But it is being a spokesperson after major quake events that has made Lucy Jones a household name in California. She began making media appearances after the 1986 Palm Springs earthquake but probably made the biggest impression on southern Californians by holding her toddler during television interviews after both the magnitude 6.1 Joshua Tree and magnitude 7.3 Landers earthquakes in 1992. A key attribute: "I have the ability to speak in sound bites, to get the succinct statement," she observes.

Over the years, as she has spoken to the press, she has learned that scientific accuracy is not the top priority after a serious quake--rather people want to be reassured. "People are far more afraid of earthquakes in proportion to the risk they actually pose to their lives," she says. Statistics from the National Safety Council show that an American's lifetime odds of dying in an earthquake is about one in 120,000--by comparison, dying in a transportation accident is 1,500 times more likely.

Jones says her ability to relieve anxiety was never intentional but is something she has thought about after the fact. "My theory is that people are afraid of earthquakes because they are out of [their] control. But seismologists give it a name and a number and a fault, and this puts it back in the box of controllable experiences. Even if an individual doesn't understand what happened, somebody does." In her move to a more explicitly comforting role, she thinks being a woman has helped--"I think that part of it is the female image in the situation. You feel better when Mommy tells you it's okay." After a second she adds, "It's the only time that being a woman in science has been a help!"

The reassuring approach that Jones embodies was missing in the recent hurricane relief efforts. "What happened to FEMA wasn't a surprise," she opines. "They have taken that agency and moved it into Homeland Security, told everybody in the agency that what they're working on is terrorism, and people with interest in natural disasters left [their jobs] if they could." She notes that in the current political climate "terrorism matters more than natural disasters." Jones worries that she and her colleagues have lost the attention of emergency managers, even though "a lot of the things you do in response to earthquakes are the same as you do in response to terrorism," such as training first responders and ensuring efficient communications channels.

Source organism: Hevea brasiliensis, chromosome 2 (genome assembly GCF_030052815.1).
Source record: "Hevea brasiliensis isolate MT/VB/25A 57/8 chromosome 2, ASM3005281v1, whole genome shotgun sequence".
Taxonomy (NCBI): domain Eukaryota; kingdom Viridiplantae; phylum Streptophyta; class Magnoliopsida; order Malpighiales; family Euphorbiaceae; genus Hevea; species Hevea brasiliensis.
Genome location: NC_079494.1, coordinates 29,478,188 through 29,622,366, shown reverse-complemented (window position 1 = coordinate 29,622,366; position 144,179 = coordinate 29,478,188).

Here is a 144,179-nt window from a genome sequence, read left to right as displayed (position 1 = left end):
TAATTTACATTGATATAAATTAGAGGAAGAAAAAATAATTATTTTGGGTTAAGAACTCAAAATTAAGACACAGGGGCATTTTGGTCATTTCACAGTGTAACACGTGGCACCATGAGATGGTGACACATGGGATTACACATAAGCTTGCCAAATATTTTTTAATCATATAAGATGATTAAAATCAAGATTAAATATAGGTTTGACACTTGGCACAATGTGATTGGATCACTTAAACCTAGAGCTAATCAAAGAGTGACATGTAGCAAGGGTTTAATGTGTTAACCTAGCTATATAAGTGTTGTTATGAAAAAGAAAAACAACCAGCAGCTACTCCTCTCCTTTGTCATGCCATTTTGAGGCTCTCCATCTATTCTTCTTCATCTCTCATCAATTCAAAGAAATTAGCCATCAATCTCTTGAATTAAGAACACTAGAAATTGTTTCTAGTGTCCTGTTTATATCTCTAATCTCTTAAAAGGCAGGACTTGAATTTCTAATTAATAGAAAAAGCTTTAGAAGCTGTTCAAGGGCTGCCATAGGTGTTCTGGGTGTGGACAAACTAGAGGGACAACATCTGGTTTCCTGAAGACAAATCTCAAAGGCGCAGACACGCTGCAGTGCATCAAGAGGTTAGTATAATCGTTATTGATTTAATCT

Jones recently turned 50, and as she has progressed in her career she's become more involved in issues surrounding the earthquake threat in California. She just completed a term as chair of the California Seismic Safety Commission, a political appointment made by Governor Gray Davis. The commission, an independent board, advises state officials on matters affecting earthquake safety. Members review all legislation, such as those for construction codes, and offer their advice.

One issue revolved around a money-saving proposal to exempt community colleges from the Field Act, which requires stronger construction of schools. It costs 3 percent more to build tougher buildings, and one survey after an earthquake found the damage to Field Act buildings was only 0.3 percent of the value of a building versus 18 percent for non-Field Act buildings. Jones and the commission used such statistics to dissuade lawmakers from exempting the colleges, although Jones expects the bill to be resubmitted.

"It's a real eye-opening experience for me, to see how things don't help people until there's legislation about them," remarks Jones, who is also a member of the California Earthquake Prediction Evaluation Council, a body that examines specific predictions of temblors. Come the next midsize quake in California, or even the Big One, bet on Lucy Jones doing her part--not only explaining the science but also soothing the soul.